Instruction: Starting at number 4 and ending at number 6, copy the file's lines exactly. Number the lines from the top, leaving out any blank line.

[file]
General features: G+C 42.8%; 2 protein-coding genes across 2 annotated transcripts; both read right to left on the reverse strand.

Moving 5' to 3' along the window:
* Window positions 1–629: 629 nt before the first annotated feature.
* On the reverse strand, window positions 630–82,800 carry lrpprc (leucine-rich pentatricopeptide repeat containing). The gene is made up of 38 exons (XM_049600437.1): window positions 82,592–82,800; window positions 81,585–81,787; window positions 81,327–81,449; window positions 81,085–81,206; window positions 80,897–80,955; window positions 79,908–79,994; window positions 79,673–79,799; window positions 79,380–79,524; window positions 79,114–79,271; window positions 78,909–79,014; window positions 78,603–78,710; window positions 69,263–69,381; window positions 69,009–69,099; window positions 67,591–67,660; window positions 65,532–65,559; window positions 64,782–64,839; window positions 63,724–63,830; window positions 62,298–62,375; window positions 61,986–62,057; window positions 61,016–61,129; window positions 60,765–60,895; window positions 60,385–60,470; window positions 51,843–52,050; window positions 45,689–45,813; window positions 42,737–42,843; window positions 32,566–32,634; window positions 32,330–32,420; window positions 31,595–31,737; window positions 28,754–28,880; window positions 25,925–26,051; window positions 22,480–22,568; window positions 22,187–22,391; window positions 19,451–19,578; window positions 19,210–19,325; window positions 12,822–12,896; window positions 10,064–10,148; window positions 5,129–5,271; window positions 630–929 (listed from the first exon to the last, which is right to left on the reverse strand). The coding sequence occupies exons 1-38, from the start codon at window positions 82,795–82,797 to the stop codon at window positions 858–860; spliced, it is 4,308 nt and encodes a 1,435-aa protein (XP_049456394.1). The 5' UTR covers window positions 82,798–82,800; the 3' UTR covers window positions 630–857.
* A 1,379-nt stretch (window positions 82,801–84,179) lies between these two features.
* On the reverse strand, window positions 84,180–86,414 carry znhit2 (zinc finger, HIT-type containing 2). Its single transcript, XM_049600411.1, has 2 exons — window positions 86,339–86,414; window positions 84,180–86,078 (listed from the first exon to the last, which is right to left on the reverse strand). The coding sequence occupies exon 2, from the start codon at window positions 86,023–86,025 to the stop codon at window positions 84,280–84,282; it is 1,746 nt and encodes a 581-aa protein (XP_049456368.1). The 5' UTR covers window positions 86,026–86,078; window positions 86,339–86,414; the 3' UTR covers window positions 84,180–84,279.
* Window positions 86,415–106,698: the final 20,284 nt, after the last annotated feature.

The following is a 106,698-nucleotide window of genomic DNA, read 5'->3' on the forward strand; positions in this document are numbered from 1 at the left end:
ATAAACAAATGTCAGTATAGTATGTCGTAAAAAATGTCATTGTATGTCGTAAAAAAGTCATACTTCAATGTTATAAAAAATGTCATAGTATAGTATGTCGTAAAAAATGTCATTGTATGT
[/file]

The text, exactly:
* On the reverse strand, window positions 630–82,800 carry lrpprc (leucine-rich pentatricopeptide repeat containing). The gene is made up of 38 exons (XM_049600437.1): window positions 82,592–82,800; window positions 81,585–81,787; window positions 81,327–81,449; window positions 81,085–81,206; window positions 80,897–80,955; window positions 79,908–79,994; window positions 79,673–79,799; window positions 79,380–79,524; window positions 79,114–79,271; window positions 78,909–79,014; window positions 78,603–78,710; window positions 69,263–69,381; window positions 69,009–69,099; window positions 67,591–67,660; window positions 65,532–65,559; window positions 64,782–64,839; window positions 63,724–63,830; window positions 62,298–62,375; window positions 61,986–62,057; window positions 61,016–61,129; window positions 60,765–60,895; window positions 60,385–60,470; window positions 51,843–52,050; window positions 45,689–45,813; window positions 42,737–42,843; window positions 32,566–32,634; window positions 32,330–32,420; window positions 31,595–31,737; window positions 28,754–28,880; window positions 25,925–26,051; window positions 22,480–22,568; window positions 22,187–22,391; window positions 19,451–19,578; window positions 19,210–19,325; window positions 12,822–12,896; window positions 10,064–10,148; window positions 5,129–5,271; window positions 630–929 (listed from the first exon to the last, which is right to left on the reverse strand). The coding sequence occupies exons 1-38, from the start codon at window positions 82,795–82,797 to the stop codon at window positions 858–860; spliced, it is 4,308 nt and encodes a 1,435-aa protein (XP_049456394.1). The 5' UTR covers window positions 82,798–82,800; the 3' UTR covers window positions 630–857.
* A 1,379-nt stretch (window positions 82,801–84,179) lies between these two features.
* On the reverse strand, window positions 84,180–86,414 carry znhit2 (zinc finger, HIT-type containing 2). Its single transcript, XM_049600411.1, has 2 exons — window positions 86,339–86,414; window positions 84,180–86,078 (listed from the first exon to the last, which is right to left on the reverse strand). The coding sequence occupies exon 2, from the start codon at window positions 86,023–86,025 to the stop codon at window positions 84,280–84,282; it is 1,746 nt and encodes a 581-aa protein (XP_049456368.1). The 5' UTR covers window positions 86,026–86,078; window positions 86,339–86,414; the 3' UTR covers window positions 84,180–84,279.